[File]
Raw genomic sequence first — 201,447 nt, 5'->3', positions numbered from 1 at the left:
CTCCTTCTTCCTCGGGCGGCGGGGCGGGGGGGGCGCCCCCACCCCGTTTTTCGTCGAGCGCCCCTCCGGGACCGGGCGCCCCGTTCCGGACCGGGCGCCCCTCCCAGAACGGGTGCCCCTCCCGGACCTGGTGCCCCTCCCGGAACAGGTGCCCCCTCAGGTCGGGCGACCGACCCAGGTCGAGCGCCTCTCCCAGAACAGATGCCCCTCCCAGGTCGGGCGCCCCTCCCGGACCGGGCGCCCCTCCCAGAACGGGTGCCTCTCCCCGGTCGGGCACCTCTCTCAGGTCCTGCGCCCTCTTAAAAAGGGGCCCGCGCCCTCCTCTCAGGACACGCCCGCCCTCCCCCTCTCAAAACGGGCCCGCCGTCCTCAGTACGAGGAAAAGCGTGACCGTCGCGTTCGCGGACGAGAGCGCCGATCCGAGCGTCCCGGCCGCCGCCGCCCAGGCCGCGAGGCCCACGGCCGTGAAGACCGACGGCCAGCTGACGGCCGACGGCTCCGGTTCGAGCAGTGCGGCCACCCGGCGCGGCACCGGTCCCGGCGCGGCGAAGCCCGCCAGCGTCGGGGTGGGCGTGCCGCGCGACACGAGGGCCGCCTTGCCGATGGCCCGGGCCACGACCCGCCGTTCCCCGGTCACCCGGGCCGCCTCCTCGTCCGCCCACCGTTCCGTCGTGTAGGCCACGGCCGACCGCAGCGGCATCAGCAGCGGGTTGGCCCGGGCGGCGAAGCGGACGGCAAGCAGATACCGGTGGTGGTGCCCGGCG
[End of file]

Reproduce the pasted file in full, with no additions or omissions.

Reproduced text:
Raw genomic sequence first — 201,447 nt, 5'->3', positions numbered from 1 at the left:
CTCCTTCTTCCTCGGGCGGCGGGGCGGGGGGGGCGCCCCCACCCCGTTTTTCGTCGAGCGCCCCTCCGGGACCGGGCGCCCCGTTCCGGACCGGGCGCCCCTCCCAGAACGGGTGCCCCTCCCGGACCTGGTGCCCCTCCCGGAACAGGTGCCCCCTCAGGTCGGGCGACCGACCCAGGTCGAGCGCCTCTCCCAGAACAGATGCCCCTCCCAGGTCGGGCGCCCCTCCCGGACCGGGCGCCCCTCCCAGAACGGGTGCCTCTCCCCGGTCGGGCACCTCTCTCAGGTCCTGCGCCCTCTTAAAAAGGGGCCCGCGCCCTCCTCTCAGGACACGCCCGCCCTCCCCCTCTCAAAACGGGCCCGCCGTCCTCAGTACGAGGAAAAGCGTGACCGTCGCGTTCGCGGACGAGAGCGCCGATCCGAGCGTCCCGGCCGCCGCCGCCCAGGCCGCGAGGCCCACGGCCGTGAAGACCGACGGCCAGCTGACGGCCGACGGCTCCGGTTCGAGCAGTGCGGCCACCCGGCGCGGCACCGGTCCCGGCGCGGCGAAGCCCGCCAGCGTCGGGGTGGGCGTGCCGCGCGACACGAGGGCCGCCTTGCCGATGGCCCGGGCCACGACCCGCCGTTCCCCGGTCACCCGGGCCGCCTCCTCGTCCGCCCACCGTTCCGTCGTGTAGGCCACGGCCGACCGCAGCGGCATCAGCAGCGGGTTGGCCCGGGCGGCGAAGCGGACGGCAAGCAGATACCGGTGGTGGTGCCCGGCG